I originally posted information about Antique Powerland on my website in a PLACES page on November 23, 2007 and last updated it on December 18, 2009. I am posting the railroad-related information here, with pictures and information from the 2010 Great Oregon Steam-Up. All of my information about Antique Powerland can be found at PlacesPages.
For almost 100 years, a wooden flume carried water from the Little Sandy River to the Bull Run Powerhouse to provide power to the city of Portland. The story begins in 1906, when the Mount Hood Company began building a dam on the Little Sandy River to divert water into a wooden flume that would carry that water to a powerhouse. Except for concrete footings and metal hardware, the flume was otherwise made entirely of wood, lined with replaceable fir wear boards due to the sediment of the river, and was built by hand, with as many as 315 laborers on the project at one time. Measuring 14 feet wide and 9 feet deep, the flume had a capacity for moving 900 cubic feet of water per second. The flume led the water to the artificial Roslyn Lake over three miles away, created in 1911 as a reservoir for the new Bull Run Powerhouse. The Powerhouse was completed and opened in 1912, the same year that the Mount Hood Company was purchased by the Portland Railway Light & Power Company, which would eventually become Portland General Electric. In 1913, the Marmot Dam was built on the Big Sandy River to divert more water into the flume.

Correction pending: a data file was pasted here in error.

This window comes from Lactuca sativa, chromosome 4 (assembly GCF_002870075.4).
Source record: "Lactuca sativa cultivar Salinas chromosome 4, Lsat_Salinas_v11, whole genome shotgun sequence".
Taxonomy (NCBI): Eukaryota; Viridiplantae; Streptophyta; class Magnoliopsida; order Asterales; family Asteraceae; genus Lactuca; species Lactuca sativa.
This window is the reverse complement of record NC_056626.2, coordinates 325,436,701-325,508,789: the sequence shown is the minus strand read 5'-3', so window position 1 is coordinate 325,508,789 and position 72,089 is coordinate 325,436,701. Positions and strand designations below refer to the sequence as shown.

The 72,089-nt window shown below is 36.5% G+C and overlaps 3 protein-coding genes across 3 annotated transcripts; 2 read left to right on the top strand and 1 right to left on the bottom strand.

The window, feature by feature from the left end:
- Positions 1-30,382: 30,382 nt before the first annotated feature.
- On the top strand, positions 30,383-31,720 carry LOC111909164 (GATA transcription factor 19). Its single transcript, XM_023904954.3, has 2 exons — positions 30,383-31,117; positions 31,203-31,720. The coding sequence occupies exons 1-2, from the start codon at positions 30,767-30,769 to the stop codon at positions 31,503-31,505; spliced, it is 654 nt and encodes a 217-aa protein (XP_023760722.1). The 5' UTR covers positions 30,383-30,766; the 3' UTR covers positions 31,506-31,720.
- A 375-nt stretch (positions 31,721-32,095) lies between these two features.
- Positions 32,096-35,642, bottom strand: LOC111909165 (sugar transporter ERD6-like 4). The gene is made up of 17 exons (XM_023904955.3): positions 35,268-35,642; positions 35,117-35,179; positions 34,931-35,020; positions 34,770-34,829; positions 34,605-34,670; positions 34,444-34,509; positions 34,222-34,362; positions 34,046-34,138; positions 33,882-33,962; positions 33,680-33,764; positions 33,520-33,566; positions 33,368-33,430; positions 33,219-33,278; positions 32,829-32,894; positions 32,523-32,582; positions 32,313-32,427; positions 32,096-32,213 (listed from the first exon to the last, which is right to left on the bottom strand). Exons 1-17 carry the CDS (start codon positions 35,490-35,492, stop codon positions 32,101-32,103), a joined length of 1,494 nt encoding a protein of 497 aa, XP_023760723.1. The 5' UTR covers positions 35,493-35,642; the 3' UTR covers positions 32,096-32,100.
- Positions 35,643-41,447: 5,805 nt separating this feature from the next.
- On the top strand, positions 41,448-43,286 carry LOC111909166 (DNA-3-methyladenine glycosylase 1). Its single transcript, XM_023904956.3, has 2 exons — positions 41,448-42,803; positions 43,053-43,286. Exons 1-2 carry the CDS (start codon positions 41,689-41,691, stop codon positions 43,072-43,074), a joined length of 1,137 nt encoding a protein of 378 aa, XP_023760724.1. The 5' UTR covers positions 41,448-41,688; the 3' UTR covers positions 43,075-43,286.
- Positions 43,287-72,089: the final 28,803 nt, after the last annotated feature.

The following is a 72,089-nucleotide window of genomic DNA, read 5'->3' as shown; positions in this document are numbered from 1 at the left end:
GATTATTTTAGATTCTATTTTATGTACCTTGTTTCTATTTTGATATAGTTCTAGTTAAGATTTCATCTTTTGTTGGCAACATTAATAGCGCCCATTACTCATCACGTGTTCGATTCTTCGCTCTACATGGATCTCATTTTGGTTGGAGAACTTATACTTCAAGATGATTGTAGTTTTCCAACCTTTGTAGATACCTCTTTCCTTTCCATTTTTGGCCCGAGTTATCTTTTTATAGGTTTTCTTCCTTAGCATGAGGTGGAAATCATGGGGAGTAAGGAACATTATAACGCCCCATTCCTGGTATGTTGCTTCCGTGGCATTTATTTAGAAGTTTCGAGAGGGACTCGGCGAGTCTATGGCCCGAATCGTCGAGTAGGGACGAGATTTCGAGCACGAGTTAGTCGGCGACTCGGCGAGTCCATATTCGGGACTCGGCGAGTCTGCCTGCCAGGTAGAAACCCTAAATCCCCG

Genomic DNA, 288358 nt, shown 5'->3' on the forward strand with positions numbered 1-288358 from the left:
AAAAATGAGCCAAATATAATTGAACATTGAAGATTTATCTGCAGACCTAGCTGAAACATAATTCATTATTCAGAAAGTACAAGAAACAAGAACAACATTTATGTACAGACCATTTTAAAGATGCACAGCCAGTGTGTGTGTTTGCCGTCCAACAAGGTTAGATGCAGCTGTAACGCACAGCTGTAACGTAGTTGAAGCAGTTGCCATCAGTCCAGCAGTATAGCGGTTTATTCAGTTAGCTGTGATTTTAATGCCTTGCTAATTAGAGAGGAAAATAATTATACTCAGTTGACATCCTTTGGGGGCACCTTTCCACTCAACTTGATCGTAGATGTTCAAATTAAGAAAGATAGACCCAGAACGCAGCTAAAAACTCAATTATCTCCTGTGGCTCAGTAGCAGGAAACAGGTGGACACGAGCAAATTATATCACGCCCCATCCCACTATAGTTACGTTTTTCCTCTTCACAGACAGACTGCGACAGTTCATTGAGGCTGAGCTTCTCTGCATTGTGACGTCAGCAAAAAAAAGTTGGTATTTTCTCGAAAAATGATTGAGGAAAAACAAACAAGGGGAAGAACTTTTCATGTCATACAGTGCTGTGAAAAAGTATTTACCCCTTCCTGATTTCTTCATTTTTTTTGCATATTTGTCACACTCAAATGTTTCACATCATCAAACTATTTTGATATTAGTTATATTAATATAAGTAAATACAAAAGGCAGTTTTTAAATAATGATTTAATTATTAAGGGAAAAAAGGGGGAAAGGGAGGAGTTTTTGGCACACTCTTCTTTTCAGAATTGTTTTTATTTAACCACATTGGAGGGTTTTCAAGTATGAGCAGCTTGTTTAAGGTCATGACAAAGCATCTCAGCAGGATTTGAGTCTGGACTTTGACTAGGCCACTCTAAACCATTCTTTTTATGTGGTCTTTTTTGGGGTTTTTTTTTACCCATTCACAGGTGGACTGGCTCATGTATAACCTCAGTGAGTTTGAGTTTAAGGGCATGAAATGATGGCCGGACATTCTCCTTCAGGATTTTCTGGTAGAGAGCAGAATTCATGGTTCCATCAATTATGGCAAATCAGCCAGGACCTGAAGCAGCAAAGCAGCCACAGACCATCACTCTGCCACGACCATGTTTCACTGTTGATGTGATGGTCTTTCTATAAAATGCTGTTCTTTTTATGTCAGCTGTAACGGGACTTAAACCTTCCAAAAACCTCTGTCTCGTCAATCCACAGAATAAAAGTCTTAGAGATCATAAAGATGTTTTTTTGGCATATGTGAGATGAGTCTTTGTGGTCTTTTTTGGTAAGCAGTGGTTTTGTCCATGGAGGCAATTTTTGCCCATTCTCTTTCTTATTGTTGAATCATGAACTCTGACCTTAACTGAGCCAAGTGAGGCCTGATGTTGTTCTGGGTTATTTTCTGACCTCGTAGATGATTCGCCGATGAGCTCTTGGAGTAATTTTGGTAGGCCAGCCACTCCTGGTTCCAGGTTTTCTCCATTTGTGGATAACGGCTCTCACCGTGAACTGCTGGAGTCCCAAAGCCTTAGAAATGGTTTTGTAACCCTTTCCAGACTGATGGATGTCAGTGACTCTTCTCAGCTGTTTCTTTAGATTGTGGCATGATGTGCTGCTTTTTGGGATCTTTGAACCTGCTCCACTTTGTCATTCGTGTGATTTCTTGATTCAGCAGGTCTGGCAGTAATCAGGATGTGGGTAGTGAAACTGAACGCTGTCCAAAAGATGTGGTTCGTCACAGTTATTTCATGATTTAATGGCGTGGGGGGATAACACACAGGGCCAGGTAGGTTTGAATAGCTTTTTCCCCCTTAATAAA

On top of the flume, rails were laid for a light railway to allow workers to transport materials and equipment for making repairs to the flume. The railway used speeders as locomotives to pull small freight cars. The speeders were originally powered by Ford Model T engines and transmissions but were eventually rebuilt with diesel engines with automatic transmissions and aluminum-sided bodies that could seat six workers. There were two trains, each typically consisting of a powered speeder, an electric crane car and two flat cars. One train also included a lunch car with a restroom. There were also a couple of boxcar-like cars.
The Bull Run Powerhouse, which had four turbines producing a total of 110,000 megawatt-hours every year, was closed in 2007. The Marmot Dam was removed in the summer of 2007 and the Little Sandy Dam was removed in the summer of 2008. The flume was dismantled in November 2008. Without the water from the flume, Roslyn Lake disappeared. After they were used in the initial dismantling of the flume, Portland General Electric donated the work trains to the Oregon Electric Railway Historical Society in October, 2008.
Here are some pictures of the two speeders during the 2009 Great Oregon Steam-Up. One was inside the OERHS carbarn and the other was parked just outside the carbarn.
Here are some pictures of the lunchroom car. During the 2009 Great Oregon Steam-Up, it was coupled to the speeder that was outside the carbarn.
During the 2010 Great Oregon Steam-Up the lunchroom car was located on the siding near the Antique Powerland gazebo with some of the freight cars from the flume train.
On the track near the gazebo were three of the flat cars and an electric crane car. Two of the flat cars had a small boxcar on them. These cars are shown below.
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